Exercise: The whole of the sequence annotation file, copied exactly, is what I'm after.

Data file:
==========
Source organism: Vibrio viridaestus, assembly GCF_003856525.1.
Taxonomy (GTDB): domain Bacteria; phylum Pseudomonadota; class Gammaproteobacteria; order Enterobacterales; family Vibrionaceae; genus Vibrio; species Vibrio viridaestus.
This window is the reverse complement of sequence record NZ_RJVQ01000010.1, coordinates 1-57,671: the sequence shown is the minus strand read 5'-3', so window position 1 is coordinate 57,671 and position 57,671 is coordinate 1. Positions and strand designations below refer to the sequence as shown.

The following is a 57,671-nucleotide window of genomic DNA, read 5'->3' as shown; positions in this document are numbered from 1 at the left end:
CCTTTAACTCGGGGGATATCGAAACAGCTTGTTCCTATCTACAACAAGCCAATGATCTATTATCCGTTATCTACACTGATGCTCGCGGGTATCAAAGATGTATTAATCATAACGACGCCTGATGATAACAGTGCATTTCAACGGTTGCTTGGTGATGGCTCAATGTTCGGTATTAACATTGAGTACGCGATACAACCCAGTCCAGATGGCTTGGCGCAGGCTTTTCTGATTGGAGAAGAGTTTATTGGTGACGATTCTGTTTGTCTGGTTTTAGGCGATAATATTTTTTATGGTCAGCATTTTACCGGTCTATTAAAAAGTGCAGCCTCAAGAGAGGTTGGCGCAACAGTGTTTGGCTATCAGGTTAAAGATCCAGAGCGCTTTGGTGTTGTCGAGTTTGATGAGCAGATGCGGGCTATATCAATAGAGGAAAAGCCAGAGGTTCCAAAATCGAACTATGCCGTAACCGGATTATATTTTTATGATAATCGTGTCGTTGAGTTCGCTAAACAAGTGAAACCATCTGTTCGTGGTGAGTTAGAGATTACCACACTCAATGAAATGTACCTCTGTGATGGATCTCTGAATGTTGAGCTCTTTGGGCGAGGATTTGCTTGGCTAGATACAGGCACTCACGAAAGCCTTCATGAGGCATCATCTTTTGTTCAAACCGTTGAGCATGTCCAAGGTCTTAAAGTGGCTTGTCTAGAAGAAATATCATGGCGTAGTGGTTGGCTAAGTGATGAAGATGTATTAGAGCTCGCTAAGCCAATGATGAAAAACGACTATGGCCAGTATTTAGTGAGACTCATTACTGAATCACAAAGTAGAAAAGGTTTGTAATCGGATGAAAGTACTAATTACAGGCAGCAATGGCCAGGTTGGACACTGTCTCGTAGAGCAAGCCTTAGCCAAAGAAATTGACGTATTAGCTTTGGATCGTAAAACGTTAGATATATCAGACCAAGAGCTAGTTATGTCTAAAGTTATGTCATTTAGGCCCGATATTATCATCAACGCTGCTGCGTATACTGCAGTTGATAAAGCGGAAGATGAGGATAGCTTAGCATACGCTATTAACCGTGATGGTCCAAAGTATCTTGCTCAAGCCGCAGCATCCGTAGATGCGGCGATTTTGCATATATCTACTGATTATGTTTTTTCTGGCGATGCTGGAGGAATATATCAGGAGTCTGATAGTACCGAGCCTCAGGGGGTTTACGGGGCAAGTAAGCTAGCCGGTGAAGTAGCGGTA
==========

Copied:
Source organism: Vibrio viridaestus, assembly GCF_003856525.1.
Taxonomy (GTDB): domain Bacteria; phylum Pseudomonadota; class Gammaproteobacteria; order Enterobacterales; family Vibrionaceae; genus Vibrio; species Vibrio viridaestus.
This window is the reverse complement of sequence record NZ_RJVQ01000010.1, coordinates 1-57,671: the sequence shown is the minus strand read 5'-3', so window position 1 is coordinate 57,671 and position 57,671 is coordinate 1. Positions and strand designations below refer to the sequence as shown.

The following is a 57,671-nucleotide window of genomic DNA, read 5'->3' as shown; positions in this document are numbered from 1 at the left end:
CCTTTAACTCGGGGGATATCGAAACAGCTTGTTCCTATCTACAACAAGCCAATGATCTATTATCCGTTATCTACACTGATGCTCGCGGGTATCAAAGATGTATTAATCATAACGACGCCTGATGATAACAGTGCATTTCAACGGTTGCTTGGTGATGGCTCAATGTTCGGTATTAACATTGAGTACGCGATACAACCCAGTCCAGATGGCTTGGCGCAGGCTTTTCTGATTGGAGAAGAGTTTATTGGTGACGATTCTGTTTGTCTGGTTTTAGGCGATAATATTTTTTATGGTCAGCATTTTACCGGTCTATTAAAAAGTGCAGCCTCAAGAGAGGTTGGCGCAACAGTGTTTGGCTATCAGGTTAAAGATCCAGAGCGCTTTGGTGTTGTCGAGTTTGATGAGCAGATGCGGGCTATATCAATAGAGGAAAAGCCAGAGGTTCCAAAATCGAACTATGCCGTAACCGGATTATATTTTTATGATAATCGTGTCGTTGAGTTCGCTAAACAAGTGAAACCATCTGTTCGTGGTGAGTTAGAGATTACCACACTCAATGAAATGTACCTCTGTGATGGATCTCTGAATGTTGAGCTCTTTGGGCGAGGATTTGCTTGGCTAGATACAGGCACTCACGAAAGCCTTCATGAGGCATCATCTTTTGTTCAAACCGTTGAGCATGTCCAAGGTCTTAAAGTGGCTTGTCTAGAAGAAATATCATGGCGTAGTGGTTGGCTAAGTGATGAAGATGTATTAGAGCTCGCTAAGCCAATGATGAAAAACGACTATGGCCAGTATTTAGTGAGACTCATTACTGAATCACAAAGTAGAAAAGGTTTGTAATCGGATGAAAGTACTAATTACAGGCAGCAATGGCCAGGTTGGACACTGTCTCGTAGAGCAAGCCTTAGCCAAAGAAATTGACGTATTAGCTTTGGATCGTAAAACGTTAGATATATCAGACCAAGAGCTAGTTATGTCTAAAGTTATGTCATTTAGGCCCGATATTATCATCAACGCTGCTGCGTATACTGCAGTTGATAAAGCGGAAGATGAGGATAGCTTAGCATACGCTATTAACCGTGATGGTCCAAAGTATCTTGCTCAAGCCGCAGCATCCGTAGATGCGGCGATTTTGCATATATCTACTGATTATGTTTTTTCTGGCGATGCTGGAGGAATATATCAGGAGTCTGATAGTACCGAGCCTCAGGGGGTTTACGGGGCAAGTAAGCTAGCCGGTGAAGTAGCGGTA